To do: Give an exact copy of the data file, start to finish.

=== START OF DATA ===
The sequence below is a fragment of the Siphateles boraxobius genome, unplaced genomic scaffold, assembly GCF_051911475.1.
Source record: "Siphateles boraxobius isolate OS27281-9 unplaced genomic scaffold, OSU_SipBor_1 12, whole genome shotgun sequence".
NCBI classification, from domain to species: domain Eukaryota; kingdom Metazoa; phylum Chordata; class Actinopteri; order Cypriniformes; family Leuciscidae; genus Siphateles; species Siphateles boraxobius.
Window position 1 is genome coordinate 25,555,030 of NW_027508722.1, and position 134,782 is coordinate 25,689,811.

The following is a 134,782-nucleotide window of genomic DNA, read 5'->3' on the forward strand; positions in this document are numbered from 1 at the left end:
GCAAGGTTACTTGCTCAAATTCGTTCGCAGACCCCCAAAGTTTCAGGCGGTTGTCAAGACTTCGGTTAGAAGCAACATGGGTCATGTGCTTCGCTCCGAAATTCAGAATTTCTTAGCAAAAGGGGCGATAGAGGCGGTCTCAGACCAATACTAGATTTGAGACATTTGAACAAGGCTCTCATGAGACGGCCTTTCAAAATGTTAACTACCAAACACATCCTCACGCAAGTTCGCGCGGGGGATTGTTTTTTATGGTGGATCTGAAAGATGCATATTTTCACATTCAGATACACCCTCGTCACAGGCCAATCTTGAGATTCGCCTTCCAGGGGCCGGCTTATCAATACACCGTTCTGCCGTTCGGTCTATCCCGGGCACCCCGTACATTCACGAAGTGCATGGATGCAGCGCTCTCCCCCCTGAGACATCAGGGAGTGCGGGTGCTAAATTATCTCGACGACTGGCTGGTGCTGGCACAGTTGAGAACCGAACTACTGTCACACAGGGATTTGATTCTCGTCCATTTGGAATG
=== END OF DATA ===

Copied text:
The sequence below is a fragment of the Siphateles boraxobius genome, unplaced genomic scaffold, assembly GCF_051911475.1.
Source record: "Siphateles boraxobius isolate OS27281-9 unplaced genomic scaffold, OSU_SipBor_1 12, whole genome shotgun sequence".
NCBI classification, from domain to species: domain Eukaryota; kingdom Metazoa; phylum Chordata; class Actinopteri; order Cypriniformes; family Leuciscidae; genus Siphateles; species Siphateles boraxobius.
Window position 1 is genome coordinate 25,555,030 of NW_027508722.1, and position 134,782 is coordinate 25,689,811.

The following is a 134,782-nucleotide window of genomic DNA, read 5'->3' on the forward strand; positions in this document are numbered from 1 at the left end:
GCAAGGTTACTTGCTCAAATTCGTTCGCAGACCCCCAAAGTTTCAGGCGGTTGTCAAGACTTCGGTTAGAAGCAACATGGGTCATGTGCTTCGCTCCGAAATTCAGAATTTCTTAGCAAAAGGGGCGATAGAGGCGGTCTCAGACCAATACTAGATTTGAGACATTTGAACAAGGCTCTCATGAGACGGCCTTTCAAAATGTTAACTACCAAACACATCCTCACGCAAGTTCGCGCGGGGGATTGTTTTTTATGGTGGATCTGAAAGATGCATATTTTCACATTCAGATACACCCTCGTCACAGGCCAATCTTGAGATTCGCCTTCCAGGGGCCGGCTTATCAATACACCGTTCTGCCGTTCGGTCTATCCCGGGCACCCCGTACATTCACGAAGTGCATGGATGCAGCGCTCTCCCCCCTGAGACATCAGGGAGTGCGGGTGCTAAATTATCTCGACGACTGGCTGGTGCTGGCACAGTTGAGAACCGAACTACTGTCACACAGGGATTTGATTCTCGTCCATTTGGAATG